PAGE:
object is made of and on the color of light that
strikes the object.
54
• An objects color is the color of light that
reaches your eye when you look at the object.
• Sunlight contains all the colors of the visible
spectrum.
• A red car in sunlight reflects mostly red light.
• Most of the rest of the light is absorbed at the
surface of the paint.

55
Primary colors are three specific colors that can
be combined in varying amounts to create all
possible colors.
The primary colors of light are red, green, and
blue.
56
Mixing Colors of Light
• The three primary colors of light are red, green,
and blue. When any two primary colors combine, a
secondary color is formed.

57
• If you add a primary color to the proper
secondary color, you will get white light.
• Two colors of light that combine to form white
light are complementary colors of light.
• A complementary color pair is a combination of
one primary color and one secondary color.

58
Light Question
• Why would a purple-people eater appear black
under yellow light?

59
The primary colors of pigments are cyan, yellow,
and magenta.
60
• A pigment is a material that absorbs some colors
of light and reflects other colors.

61
Mixing Pigments
• The three primary colors of pigments are cyan,
yellow, and magenta. When the three primary
colors of pigments are combined, the secondary
colors of pigments are formed.

62
Assessment Questions
• A prism separates white light into the visible
spectrum because
• longer wavelengths are absorbed more than shorter
wavelengths.
• shorter wavelengths refract more than longer
wavelengths.
• shorter wavelengths reflect more than longer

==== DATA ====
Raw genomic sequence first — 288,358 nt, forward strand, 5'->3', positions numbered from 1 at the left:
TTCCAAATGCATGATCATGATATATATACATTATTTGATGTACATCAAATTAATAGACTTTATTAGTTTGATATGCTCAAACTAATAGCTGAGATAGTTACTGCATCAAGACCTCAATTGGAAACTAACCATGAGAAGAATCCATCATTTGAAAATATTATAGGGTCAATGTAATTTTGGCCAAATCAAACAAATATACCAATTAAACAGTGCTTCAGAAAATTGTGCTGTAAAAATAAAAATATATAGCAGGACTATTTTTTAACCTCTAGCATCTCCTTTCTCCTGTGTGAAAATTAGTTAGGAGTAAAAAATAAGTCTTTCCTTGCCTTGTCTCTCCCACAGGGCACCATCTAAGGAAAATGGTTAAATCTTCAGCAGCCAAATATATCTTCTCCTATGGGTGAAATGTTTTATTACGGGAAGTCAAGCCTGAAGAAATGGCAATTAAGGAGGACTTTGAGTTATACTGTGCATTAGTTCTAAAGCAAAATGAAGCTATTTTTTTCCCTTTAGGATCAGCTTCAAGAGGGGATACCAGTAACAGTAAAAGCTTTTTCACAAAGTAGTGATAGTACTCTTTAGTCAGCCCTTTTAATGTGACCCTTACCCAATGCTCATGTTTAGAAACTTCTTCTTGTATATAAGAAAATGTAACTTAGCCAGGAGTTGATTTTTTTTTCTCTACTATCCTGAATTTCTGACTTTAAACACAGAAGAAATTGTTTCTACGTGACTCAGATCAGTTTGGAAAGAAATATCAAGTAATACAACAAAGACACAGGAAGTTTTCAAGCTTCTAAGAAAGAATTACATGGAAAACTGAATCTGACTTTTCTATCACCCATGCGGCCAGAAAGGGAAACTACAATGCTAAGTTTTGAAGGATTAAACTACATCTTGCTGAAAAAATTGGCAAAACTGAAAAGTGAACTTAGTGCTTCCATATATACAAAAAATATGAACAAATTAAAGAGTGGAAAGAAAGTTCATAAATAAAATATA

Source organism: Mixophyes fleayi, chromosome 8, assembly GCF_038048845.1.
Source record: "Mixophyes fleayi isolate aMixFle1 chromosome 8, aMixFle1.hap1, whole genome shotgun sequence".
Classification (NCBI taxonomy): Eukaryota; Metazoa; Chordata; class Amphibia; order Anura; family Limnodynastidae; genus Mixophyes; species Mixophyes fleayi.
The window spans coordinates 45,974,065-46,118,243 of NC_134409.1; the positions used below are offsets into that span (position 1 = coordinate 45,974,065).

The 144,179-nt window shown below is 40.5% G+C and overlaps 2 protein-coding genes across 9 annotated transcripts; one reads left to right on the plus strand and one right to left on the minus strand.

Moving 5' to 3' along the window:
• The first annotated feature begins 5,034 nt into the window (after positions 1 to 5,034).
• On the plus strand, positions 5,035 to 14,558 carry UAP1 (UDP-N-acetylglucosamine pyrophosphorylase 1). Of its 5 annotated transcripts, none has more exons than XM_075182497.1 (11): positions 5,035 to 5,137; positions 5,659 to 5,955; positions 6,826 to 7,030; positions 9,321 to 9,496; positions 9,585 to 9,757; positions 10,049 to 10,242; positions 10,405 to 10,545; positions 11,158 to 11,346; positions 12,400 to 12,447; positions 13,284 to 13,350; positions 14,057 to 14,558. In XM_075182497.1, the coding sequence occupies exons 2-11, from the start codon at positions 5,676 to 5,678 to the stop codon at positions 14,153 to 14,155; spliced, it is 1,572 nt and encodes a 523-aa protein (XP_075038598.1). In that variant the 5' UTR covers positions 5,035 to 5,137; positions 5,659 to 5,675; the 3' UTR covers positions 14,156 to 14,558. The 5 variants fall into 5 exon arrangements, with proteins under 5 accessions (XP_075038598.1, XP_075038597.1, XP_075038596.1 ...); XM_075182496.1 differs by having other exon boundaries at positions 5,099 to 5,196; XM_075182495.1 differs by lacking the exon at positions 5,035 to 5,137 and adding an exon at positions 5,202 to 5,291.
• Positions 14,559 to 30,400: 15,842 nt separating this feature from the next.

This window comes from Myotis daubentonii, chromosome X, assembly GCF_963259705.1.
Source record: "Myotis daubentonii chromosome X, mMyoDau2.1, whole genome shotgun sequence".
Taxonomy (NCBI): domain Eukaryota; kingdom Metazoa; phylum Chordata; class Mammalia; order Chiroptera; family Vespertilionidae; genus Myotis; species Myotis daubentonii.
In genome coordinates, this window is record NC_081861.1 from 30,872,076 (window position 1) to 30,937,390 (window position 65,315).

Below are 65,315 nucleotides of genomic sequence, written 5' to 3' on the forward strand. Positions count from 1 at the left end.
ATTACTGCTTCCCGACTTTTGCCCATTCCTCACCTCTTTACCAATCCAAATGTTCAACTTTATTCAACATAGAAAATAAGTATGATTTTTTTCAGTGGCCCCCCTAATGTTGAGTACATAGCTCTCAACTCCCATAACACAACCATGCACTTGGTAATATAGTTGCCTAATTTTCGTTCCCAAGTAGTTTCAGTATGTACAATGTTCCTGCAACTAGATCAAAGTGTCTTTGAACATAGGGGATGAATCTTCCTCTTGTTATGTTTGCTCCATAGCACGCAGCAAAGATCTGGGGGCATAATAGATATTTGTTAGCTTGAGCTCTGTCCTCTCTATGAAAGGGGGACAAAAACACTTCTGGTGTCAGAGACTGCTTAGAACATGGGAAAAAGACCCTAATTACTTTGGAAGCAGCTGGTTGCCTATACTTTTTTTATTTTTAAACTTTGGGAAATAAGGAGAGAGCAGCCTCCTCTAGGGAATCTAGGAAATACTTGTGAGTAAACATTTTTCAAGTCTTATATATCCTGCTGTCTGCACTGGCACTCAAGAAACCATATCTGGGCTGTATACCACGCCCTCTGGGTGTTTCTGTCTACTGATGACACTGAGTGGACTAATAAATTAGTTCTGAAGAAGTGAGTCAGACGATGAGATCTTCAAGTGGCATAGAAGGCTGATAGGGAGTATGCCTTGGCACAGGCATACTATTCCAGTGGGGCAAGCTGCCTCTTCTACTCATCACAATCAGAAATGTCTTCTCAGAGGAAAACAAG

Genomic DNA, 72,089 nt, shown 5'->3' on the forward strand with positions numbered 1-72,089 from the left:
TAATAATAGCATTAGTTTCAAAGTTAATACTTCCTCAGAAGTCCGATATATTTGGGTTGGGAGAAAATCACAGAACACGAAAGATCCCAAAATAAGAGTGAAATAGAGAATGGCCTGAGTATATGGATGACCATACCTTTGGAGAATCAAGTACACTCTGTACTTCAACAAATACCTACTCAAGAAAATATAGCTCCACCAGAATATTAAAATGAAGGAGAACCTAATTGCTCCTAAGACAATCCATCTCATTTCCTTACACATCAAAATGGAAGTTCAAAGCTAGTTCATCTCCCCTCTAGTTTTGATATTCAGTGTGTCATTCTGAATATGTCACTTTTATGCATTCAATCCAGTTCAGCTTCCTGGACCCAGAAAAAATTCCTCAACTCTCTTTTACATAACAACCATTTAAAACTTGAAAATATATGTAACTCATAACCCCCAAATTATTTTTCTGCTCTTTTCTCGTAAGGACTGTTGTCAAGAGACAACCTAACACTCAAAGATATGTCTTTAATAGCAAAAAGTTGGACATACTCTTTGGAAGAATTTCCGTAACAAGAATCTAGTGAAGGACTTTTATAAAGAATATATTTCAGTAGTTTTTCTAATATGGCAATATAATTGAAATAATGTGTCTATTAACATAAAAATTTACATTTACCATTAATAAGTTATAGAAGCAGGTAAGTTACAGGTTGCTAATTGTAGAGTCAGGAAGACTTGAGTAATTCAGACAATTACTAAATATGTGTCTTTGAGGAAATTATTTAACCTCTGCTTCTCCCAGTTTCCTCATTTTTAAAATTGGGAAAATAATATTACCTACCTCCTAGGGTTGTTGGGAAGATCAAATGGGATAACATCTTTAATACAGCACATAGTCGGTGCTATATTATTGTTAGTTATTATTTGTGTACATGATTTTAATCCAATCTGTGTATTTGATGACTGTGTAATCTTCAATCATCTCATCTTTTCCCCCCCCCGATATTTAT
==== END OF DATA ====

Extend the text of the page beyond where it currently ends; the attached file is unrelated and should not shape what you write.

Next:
wavelengths.
• longer wavelengths experience more interference.

63
Assessment Questions
• 2. Which of these colors is one of the primary
colors of light?
• green
• magenta
• yellow
• white

64
Chapter 18 The Electromagnetic Spectrum and Light
• 18.5 Sources of Light

65
Common light sources include incandescent,
fluorescent, laser, neon, tungsten-halogen, and
sodium-vapor bulbs.
66
• Objects that give off their own light are
luminous. The sun is luminous, as are all light
sources.

67
• The light produced when an object gets hot enough
to glow is incandescent.
• The filaments in incandescent light bulbs are
made of a substance called tungsten.
• Incandescent bulbs give off most of their energy
as heat, not light.

68
• In a process called fluorescence, a material
absorbs light at one wavelength and then emits
light at a longer wavelength.
• A phosphor is a solid material that can emit
light by fluorescence.
• A fluorescent bulb is a glass tube, containing
mercury vapor, that is coated with phosphors.

69
• Light in which waves have the same wavelength,
and the crests and troughs are lined up, is
coherent light.
• A laser is a device that generates a beam of
coherent light.

70
Neon lights emit light when electrons move
through a gas or a mixture of gases inside glass
tubing.
71
• Sodium-vapor lights contain a small amount of
solid sodium, in a mixture of neon and argon
gases.
• The current of electrons knocks electrons in
sodium to higher energy levels. When the
electrons move back to lower energy levels, the
sodium atoms emit light.

72
Inside a tungsten-halogen bulb, electrons flow
through a tungsten filament. The filament gets
hot and emits light.
73
Assessment Questions
• The light produced when an object becomes hot
enough to glow is
• incandescent.
• fluorescent.
• phosphorescent.
• coherent.

74
Assessment Questions
• The most efficient source of lighting rooms of a
building is
• incandescent light.
• fluorescent light.
• sodium-vapor light.
• tungsten-halogen light.